Last Updated on June 21, 2019 by Jordan Cutler
Understanding a new culture can be hard, especially when it is your first time traveling internationally. Culture is defined by the ideas, customs, and social behavior of a particular people or society. It’s pretty much anything that defines a group of people or contributes to how they function as society.
Traveling to Spain was such an eye-opener to me because I don’t think I ever realized how different two places can really be. It was a little frustrating at times, too, because the things that would be considered rude or disrespectful in my culture would be the social norm for Spaniards. But, like the famous quote says, “When in Rome do as the Romans do.” Accepting that neither culture is wrong, but merely different, is key.
1. Smoking is not uncommon.
One of the different cultural norms I experienced was smoking, which often resulted in smoke being blown in or near my face. This was a major adjustment because I am never around smokers. I would often find myself coughing or worried about being a product of second-hand smoke. However, because a large percentage of people in European countries smoke this act was the norm for them. So in order to adjust to their culture, sometimes I would just wrap a scarf around my nose when walking through a lot of people or just hold my breath so I wouldn’t inhale it so much. Who knows if it actually worked but it was my way of adjusting because I was the one who needed to adjust to them.
2. Literally bumping into someone on the street doesn’t warrant an apology.
Another social difference was getting accidentally bumped while walking. Where I come from, if someone accidentally bumps into you while walking the response is usually an “excuse me” or “I’m sorry.” Here I’ve seen and — even after talking to some of my professors — found that locals really just don’t care. No one takes offense to getting accidentally bumped and, in their culture, it’s not considered rude because it’s just a social norm. Interesting, right? I’m sure you can imagine how I felt my first week in Spain after being bumped left and right without anyone saying anything. Once I got some information about this from locals, I realized I really appreciated how their culture was so relaxed and not easily offended.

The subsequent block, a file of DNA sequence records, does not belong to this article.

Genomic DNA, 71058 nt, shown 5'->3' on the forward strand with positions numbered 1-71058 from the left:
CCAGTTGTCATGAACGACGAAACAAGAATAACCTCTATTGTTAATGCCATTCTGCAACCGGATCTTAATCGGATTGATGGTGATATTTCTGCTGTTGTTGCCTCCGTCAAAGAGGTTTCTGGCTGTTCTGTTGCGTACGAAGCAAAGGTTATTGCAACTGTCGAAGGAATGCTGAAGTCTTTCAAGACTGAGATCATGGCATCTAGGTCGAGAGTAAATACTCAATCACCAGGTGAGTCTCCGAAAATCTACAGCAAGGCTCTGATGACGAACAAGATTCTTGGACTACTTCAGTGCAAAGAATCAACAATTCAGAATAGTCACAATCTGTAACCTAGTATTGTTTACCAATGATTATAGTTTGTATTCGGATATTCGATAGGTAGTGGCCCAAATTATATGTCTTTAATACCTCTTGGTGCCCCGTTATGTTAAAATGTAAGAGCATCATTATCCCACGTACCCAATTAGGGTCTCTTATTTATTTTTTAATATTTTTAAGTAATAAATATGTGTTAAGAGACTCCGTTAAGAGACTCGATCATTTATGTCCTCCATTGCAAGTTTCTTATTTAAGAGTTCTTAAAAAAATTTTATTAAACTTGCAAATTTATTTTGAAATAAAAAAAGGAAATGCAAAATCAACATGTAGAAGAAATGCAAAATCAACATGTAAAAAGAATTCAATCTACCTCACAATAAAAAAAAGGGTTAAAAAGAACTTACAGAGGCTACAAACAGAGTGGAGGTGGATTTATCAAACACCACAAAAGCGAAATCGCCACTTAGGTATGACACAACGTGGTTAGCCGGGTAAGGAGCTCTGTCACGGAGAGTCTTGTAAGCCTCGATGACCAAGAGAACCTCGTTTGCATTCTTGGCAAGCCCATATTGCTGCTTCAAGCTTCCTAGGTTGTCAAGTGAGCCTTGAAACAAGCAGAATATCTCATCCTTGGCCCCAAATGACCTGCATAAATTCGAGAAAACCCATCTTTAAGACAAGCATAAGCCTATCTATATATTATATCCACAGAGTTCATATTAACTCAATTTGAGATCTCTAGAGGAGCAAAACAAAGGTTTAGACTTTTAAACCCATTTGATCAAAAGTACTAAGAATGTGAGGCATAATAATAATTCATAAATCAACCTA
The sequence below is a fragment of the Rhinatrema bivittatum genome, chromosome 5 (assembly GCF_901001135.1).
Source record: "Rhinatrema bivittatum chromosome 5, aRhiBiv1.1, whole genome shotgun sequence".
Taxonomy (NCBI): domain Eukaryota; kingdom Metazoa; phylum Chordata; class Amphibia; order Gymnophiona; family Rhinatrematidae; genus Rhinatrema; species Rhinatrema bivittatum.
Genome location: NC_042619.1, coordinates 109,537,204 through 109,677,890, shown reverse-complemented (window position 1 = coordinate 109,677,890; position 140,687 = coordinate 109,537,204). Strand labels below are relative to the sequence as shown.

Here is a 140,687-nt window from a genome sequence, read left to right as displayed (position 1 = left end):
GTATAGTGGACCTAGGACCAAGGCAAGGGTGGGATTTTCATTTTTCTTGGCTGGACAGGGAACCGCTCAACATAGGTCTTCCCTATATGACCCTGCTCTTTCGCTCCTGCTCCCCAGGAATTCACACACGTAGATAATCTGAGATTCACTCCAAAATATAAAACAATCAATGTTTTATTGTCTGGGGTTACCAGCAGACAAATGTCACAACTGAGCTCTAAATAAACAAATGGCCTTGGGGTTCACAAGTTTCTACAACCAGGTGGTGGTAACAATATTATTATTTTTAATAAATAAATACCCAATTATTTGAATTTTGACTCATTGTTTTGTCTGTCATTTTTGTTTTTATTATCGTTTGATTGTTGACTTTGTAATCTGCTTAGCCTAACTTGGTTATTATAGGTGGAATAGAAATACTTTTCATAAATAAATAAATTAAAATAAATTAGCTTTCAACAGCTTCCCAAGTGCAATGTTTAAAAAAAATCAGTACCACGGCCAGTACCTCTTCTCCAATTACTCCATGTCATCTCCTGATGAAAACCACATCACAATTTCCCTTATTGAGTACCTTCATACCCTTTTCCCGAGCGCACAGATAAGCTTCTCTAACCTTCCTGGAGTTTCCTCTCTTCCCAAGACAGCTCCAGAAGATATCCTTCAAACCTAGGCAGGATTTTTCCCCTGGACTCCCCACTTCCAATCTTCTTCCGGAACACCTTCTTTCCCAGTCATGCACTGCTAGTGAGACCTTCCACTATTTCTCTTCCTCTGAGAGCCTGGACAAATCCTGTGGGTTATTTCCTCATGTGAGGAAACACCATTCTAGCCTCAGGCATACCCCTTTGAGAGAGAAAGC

3. Mid-afternoon siestas are real.
Another new cultural norm for Spaniards that I would be crazy for neglecting to mention is siesta. This break right after lunch was definitely a cultural difference that I wouldn’t mind being implemented on an international level! Siesta is a rest period of about two hours after lunch. In Spain, everything is pushed back as it relates to time — at least compared to the United States. Breakfast is around 11 AM, lunch is around 3 PM, and dinner is around 10 PM. Because Spaniards eat so much for lunch (lunch is considered their dinnertime), they have a period of rest where everyone goes home to eat and nap! All the shops, stores, and businesses close down and the streets are empty during this time.
Now, while I won’t be taking these social norms home with me (well, maybe the siesta), I think learning and experiencing different cultures is so important — especially in the society we live in today. Keep an open mind about the experiences you face when studying abroad and realize that you are the foreigner. See yourself as a guest in their society and approach this with an open mind and most importantly, respect.